Changing How the World Thinks

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The Minds of Strangers

Can we ever know the experience of others?


How we know others has been a problem perplexing philosophers for centuries (exactly when the problem arises in the history of philosophy is a matter of some speculation). For as long as there has been a problem, there has also been an acknowledgement that the way in which we know others and the way we know ourselves is substantially different. One very early statement of the problem can be found in St. Augustine’s De Trinitate (written in the 4th century AD):

“Know thyself” is not said to the mind as…”know the will of that man”, for it is not within our reach to perceive at all, either by sense or understanding, unless by corporeal signs set forth…."

It should be remembered that when philosophers talk about knowing oneself and others they are not talking about having deep insight into character but are asking a rather more superficial question: how can I know what another is thinking or feeling? St Augustine points out that we cannot perceive the mind of another (using the will as an example of a mental state); what we perceive in the case of others are merely “corporeal signs” – i.e. bodily movements. Notice that Augustine must hold that the movement I observe has nothing of the mindful about it. For him, the movement signals something else - an “inner state” – that cannot be perceived. The same idea is to be found in the works of George Berkeley (in the 18th century), who writes:

"Hence it is plain, we do not see a man – if by man is meant that which lives, moves, perceives, and thinks as we do: but only such a certain collection of ideas, as directs us to think there is a distinct principle of thought and motion like unto ourselves, accompanying and represented by it."

Again, we find in Berkeley the idea that we perceive something – the other’s behavioural (which will no doubt include facial) movements – which direct us to think there resides in the other a principle of movement and thought which is like what we find in ourselves.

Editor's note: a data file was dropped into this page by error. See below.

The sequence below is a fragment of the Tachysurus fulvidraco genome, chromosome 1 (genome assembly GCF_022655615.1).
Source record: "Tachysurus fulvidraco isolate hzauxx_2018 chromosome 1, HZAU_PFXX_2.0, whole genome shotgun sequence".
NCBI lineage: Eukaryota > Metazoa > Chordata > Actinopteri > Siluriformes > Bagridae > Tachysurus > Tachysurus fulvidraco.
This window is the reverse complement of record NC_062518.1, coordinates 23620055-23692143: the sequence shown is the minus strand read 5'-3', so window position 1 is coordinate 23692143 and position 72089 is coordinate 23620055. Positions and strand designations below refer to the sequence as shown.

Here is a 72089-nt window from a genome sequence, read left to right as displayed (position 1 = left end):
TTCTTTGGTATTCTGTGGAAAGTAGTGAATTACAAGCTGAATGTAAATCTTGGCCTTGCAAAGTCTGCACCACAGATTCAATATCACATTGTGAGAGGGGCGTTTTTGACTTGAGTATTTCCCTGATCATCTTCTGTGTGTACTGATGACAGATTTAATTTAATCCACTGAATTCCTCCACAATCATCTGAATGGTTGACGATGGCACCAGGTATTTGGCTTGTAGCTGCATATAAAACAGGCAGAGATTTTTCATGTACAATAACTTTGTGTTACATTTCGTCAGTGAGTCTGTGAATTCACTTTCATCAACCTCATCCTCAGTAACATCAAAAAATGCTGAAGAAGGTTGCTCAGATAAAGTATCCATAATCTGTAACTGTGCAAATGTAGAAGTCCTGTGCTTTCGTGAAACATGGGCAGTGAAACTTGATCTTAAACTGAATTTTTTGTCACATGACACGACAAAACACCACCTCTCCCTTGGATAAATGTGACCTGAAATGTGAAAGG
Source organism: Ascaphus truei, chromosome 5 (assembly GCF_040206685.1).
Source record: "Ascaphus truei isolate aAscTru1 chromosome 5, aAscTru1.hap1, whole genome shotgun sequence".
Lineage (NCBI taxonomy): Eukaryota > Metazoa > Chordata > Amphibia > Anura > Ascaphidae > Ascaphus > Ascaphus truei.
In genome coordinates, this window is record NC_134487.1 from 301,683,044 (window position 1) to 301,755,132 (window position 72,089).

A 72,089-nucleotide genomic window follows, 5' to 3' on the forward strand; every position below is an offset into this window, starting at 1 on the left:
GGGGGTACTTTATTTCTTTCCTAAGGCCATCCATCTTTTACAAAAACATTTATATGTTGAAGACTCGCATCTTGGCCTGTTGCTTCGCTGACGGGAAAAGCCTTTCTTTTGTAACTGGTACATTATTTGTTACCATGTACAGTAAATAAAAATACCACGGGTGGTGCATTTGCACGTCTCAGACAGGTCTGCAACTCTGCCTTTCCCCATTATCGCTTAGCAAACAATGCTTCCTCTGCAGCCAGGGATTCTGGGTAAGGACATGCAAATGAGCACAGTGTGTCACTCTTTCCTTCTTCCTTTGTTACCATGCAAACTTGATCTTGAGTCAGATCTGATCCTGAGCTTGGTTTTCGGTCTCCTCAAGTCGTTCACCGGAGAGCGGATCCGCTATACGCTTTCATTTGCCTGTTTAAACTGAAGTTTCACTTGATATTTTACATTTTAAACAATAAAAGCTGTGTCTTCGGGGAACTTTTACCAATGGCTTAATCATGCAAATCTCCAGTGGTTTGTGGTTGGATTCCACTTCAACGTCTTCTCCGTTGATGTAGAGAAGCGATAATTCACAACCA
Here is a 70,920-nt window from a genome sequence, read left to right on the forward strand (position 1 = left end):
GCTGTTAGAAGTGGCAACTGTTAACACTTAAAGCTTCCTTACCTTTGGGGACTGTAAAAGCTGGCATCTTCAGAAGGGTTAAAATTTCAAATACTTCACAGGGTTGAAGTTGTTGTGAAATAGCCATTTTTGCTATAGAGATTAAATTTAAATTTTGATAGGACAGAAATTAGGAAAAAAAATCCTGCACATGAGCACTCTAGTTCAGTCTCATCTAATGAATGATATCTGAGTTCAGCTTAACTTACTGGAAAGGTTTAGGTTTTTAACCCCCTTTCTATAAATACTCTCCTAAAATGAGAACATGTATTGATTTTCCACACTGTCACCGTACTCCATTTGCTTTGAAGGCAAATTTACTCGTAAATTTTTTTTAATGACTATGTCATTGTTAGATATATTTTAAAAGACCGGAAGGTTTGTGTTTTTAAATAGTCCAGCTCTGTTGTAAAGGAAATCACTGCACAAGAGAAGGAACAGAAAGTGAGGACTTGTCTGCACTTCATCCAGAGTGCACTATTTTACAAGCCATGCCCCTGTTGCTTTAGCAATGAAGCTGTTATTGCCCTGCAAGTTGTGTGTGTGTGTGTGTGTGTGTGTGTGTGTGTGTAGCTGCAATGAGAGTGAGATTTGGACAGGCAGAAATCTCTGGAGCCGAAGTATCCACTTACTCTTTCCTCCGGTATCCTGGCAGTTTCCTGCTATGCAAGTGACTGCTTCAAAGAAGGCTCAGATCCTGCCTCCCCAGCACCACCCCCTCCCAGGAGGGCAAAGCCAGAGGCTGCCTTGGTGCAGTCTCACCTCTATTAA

There appears to be agreement here that we cannot perceive another’s mind, and that we somehow work our way to knowledge of the other’s mind from the movement of their bodies. And there is also agreement here that there is a contrast between the way I know my own mind and the way in which I know the mind of another.  St Augustine held that I know my own mind “for no reason than that it is present to itself”. And Berkeley held that I know my own mind “intuitively” or “immediately”; and he insisted that “I do not perceive it as I perceive a triangle, a colour, or a sound”. So, while I perceive neither my own mind nor the mind of another, I know the former immediately while I come to know the latter via an inference from what I do perceive (the other’s bodily movements). This way of thinking has been pervasive when thinking about knowledge of one’s own and another’s mind.

Some philosophers have held that there is a kind of perception that puts us in touch with our own minds, they label this introspection (literally, an inner seeing). However, there is a notable difference between introspection and perception of objects in the world around us. As Descartes showed with his dreaming argument and evil demon hypothesis, I can be wildly wrong in my beliefs about the world around me; however, when it comes to introspection it seems that such massive error is implausible.  By and large, if I think I believe that it will rain, then that is what I believe; and if I think that I am in pain, then I am.  So, even if I do perceive my own mind through introspection, there is something distinctive about this kind of perception.

Some philosophers over the centuries have come to the conclusion that we must separate out and analyse knowledge of different sorts of things in different ways: knowledge of the world of bodies is one sort of knowledge, knowledge of one’s own mind is another sort, and knowledge of other minds is yet another sort of knowledge. More precisely, how we know in each case is very different.